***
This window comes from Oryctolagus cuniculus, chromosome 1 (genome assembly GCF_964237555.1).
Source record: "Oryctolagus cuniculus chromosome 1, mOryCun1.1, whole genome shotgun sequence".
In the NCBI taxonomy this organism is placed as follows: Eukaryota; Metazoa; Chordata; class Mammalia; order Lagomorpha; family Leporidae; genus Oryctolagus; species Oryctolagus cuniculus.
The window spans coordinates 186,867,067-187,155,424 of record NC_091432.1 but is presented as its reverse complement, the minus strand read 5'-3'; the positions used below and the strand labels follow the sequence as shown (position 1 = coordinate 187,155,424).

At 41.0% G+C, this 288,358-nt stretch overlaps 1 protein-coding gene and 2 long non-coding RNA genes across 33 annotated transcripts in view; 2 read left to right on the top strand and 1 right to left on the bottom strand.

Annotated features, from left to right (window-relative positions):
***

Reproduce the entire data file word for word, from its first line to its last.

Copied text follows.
This window comes from Oryctolagus cuniculus, chromosome 1 (genome assembly GCF_964237555.1).
Source record: "Oryctolagus cuniculus chromosome 1, mOryCun1.1, whole genome shotgun sequence".
In the NCBI taxonomy this organism is placed as follows: Eukaryota; Metazoa; Chordata; class Mammalia; order Lagomorpha; family Leporidae; genus Oryctolagus; species Oryctolagus cuniculus.
The window spans coordinates 186,867,067-187,155,424 of record NC_091432.1 but is presented as its reverse complement, the minus strand read 5'-3'; the positions used below and the strand labels follow the sequence as shown (position 1 = coordinate 187,155,424).

At 41.0% G+C, this 288,358-nt stretch overlaps 1 protein-coding gene and 2 long non-coding RNA genes across 33 annotated transcripts in view; 2 read left to right on the top strand and 1 right to left on the bottom strand.

Annotated features, from left to right (window-relative positions):